Direct electric curing of mortar and concrete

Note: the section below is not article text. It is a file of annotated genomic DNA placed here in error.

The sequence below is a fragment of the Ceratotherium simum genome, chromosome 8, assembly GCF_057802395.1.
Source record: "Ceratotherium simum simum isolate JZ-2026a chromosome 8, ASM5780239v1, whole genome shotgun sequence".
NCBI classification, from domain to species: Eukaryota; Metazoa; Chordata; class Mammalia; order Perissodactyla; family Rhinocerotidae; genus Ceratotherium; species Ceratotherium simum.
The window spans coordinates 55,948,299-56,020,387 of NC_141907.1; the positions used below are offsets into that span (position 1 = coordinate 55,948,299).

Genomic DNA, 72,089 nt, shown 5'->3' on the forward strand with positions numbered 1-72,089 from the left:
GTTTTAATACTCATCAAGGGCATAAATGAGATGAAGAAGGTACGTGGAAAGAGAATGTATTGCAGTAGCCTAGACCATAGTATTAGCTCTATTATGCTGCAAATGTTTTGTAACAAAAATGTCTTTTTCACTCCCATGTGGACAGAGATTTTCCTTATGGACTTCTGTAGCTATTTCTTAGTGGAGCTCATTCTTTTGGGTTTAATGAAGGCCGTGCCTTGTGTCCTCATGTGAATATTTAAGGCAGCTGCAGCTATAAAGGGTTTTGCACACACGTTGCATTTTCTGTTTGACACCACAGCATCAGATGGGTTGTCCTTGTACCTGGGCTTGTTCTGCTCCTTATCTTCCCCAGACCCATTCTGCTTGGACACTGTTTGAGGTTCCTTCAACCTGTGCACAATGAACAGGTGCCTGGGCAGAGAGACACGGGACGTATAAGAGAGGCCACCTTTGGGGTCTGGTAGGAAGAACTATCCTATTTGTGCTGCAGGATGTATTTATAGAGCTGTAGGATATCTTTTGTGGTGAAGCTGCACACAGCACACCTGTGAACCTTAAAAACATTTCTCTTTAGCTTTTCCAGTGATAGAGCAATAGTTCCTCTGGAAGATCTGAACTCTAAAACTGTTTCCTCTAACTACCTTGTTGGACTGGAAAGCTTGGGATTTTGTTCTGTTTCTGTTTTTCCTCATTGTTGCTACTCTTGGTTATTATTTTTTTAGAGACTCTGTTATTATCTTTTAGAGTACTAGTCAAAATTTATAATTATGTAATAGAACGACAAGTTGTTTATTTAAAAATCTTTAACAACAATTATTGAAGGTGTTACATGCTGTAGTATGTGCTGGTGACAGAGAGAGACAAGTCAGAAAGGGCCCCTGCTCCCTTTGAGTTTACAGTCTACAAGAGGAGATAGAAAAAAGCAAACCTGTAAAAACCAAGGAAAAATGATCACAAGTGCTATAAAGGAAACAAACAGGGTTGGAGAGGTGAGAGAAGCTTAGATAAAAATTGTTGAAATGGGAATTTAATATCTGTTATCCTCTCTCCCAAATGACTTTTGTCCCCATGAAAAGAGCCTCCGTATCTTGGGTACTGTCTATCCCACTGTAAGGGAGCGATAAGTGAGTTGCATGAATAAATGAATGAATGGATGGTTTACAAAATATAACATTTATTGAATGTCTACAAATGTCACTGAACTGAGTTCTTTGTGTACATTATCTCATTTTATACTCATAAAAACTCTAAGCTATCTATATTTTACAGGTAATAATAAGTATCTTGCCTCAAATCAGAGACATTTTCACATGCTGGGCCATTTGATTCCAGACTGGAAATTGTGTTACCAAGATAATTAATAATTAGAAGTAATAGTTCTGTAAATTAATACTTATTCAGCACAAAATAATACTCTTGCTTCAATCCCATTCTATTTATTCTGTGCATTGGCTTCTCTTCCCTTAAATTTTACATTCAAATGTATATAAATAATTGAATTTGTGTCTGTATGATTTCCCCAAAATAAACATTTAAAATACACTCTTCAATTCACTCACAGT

Direct electric curing is the method by which the hydration reactions within concrete are thermally accelerated by passing an alternating electric current through the sample. This use of electricity as a means of supplying heat to young concrete and mortar has become recognised as a more effective and energy efficient form of accelerating the curing process than traditional steam curing. The present investigation involves studying the affects of thermally accelerated curing of cementitious materials in comparison to normally non-heated curing. Prior to mixing, tests are performed on the constituents of the cementitious mixes. Results of these tests are used in the creation of mix designs for mortar and concrete samples. A range of concrete mixes are designed with and without additives and admixtures are used to make cubes, slabs and beams. From the testing results, the factors affecting the short and long term properties of electrically cured cementitious materials are investigated and heating regimes are presented to achieve specific properties of both strength and durability at specific ages. A substantial section of reinforced concrete is required to gain representative results in electrically curing reinforced concrete slabs. Compressive strength is difficult to measure due to the electrical distortion affects of inserts and the damage caused by coring so that at present, basic maturity concepts are used as a compressive strength guide which limits the validity of results obtained. This research looks at refining these concepts to include early age heating effects induced by direct electric curing. The microstructural development of concrete when subjected to accelerated curing is also considered. The affect of delay periods and maximum temperature is studied using a scanning electron microscope and the results presented.